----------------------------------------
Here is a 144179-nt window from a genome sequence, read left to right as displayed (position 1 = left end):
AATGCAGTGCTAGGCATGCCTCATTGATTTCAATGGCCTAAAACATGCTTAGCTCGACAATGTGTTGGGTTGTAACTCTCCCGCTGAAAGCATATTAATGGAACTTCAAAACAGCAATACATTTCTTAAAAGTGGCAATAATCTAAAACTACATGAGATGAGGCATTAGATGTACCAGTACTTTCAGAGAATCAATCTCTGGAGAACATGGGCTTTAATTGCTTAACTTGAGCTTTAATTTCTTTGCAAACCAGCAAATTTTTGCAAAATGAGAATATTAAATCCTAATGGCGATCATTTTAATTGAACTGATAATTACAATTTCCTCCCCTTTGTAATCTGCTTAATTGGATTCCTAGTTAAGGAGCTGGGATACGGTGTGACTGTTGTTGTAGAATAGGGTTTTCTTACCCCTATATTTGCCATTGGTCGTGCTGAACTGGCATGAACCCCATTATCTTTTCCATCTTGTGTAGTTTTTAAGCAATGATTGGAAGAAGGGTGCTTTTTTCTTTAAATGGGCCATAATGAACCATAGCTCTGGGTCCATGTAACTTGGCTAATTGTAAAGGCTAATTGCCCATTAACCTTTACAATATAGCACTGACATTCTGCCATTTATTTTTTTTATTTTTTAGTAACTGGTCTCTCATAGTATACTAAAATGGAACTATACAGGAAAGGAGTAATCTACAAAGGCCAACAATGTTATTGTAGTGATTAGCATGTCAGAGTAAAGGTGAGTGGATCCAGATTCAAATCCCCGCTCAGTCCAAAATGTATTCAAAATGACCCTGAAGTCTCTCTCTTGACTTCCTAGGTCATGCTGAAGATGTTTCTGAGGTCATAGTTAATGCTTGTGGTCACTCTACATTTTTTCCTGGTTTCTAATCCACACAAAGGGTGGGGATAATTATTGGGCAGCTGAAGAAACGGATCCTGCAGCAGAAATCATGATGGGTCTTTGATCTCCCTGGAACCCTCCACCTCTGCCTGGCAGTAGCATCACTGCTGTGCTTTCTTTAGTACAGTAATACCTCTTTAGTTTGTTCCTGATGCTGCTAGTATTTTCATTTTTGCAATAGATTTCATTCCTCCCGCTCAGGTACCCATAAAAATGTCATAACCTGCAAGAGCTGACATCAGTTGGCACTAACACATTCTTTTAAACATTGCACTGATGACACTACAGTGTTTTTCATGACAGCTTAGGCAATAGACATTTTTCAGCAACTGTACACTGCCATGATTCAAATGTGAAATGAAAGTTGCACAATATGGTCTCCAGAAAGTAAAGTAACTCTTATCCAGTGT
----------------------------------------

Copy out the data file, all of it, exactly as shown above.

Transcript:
Here is a 144179-nt window from a genome sequence, read left to right as displayed (position 1 = left end):
AATGCAGTGCTAGGCATGCCTCATTGATTTCAATGGCCTAAAACATGCTTAGCTCGACAATGTGTTGGGTTGTAACTCTCCCGCTGAAAGCATATTAATGGAACTTCAAAACAGCAATACATTTCTTAAAAGTGGCAATAATCTAAAACTACATGAGATGAGGCATTAGATGTACCAGTACTTTCAGAGAATCAATCTCTGGAGAACATGGGCTTTAATTGCTTAACTTGAGCTTTAATTTCTTTGCAAACCAGCAAATTTTTGCAAAATGAGAATATTAAATCCTAATGGCGATCATTTTAATTGAACTGATAATTACAATTTCCTCCCCTTTGTAATCTGCTTAATTGGATTCCTAGTTAAGGAGCTGGGATACGGTGTGACTGTTGTTGTAGAATAGGGTTTTCTTACCCCTATATTTGCCATTGGTCGTGCTGAACTGGCATGAACCCCATTATCTTTTCCATCTTGTGTAGTTTTTAAGCAATGATTGGAAGAAGGGTGCTTTTTTCTTTAAATGGGCCATAATGAACCATAGCTCTGGGTCCATGTAACTTGGCTAATTGTAAAGGCTAATTGCCCATTAACCTTTACAATATAGCACTGACATTCTGCCATTTATTTTTTTTATTTTTTAGTAACTGGTCTCTCATAGTATACTAAAATGGAACTATACAGGAAAGGAGTAATCTACAAAGGCCAACAATGTTATTGTAGTGATTAGCATGTCAGAGTAAAGGTGAGTGGATCCAGATTCAAATCCCCGCTCAGTCCAAAATGTATTCAAAATGACCCTGAAGTCTCTCTCTTGACTTCCTAGGTCATGCTGAAGATGTTTCTGAGGTCATAGTTAATGCTTGTGGTCACTCTACATTTTTTCCTGGTTTCTAATCCACACAAAGGGTGGGGATAATTATTGGGCAGCTGAAGAAACGGATCCTGCAGCAGAAATCATGATGGGTCTTTGATCTCCCTGGAACCCTCCACCTCTGCCTGGCAGTAGCATCACTGCTGTGCTTTCTTTAGTACAGTAATACCTCTTTAGTTTGTTCCTGATGCTGCTAGTATTTTCATTTTTGCAATAGATTTCATTCCTCCCGCTCAGGTACCCATAAAAATGTCATAACCTGCAAGAGCTGACATCAGTTGGCACTAACACATTCTTTTAAACATTGCACTGATGACACTACAGTGTTTTTCATGACAGCTTAGGCAATAGACATTTTTCAGCAACTGTACACTGCCATGATTCAAATGTGAAATGAAAGTTGCACAATATGGTCTCCAGAAAGTAAAGTAACTCTTATCCAGTGT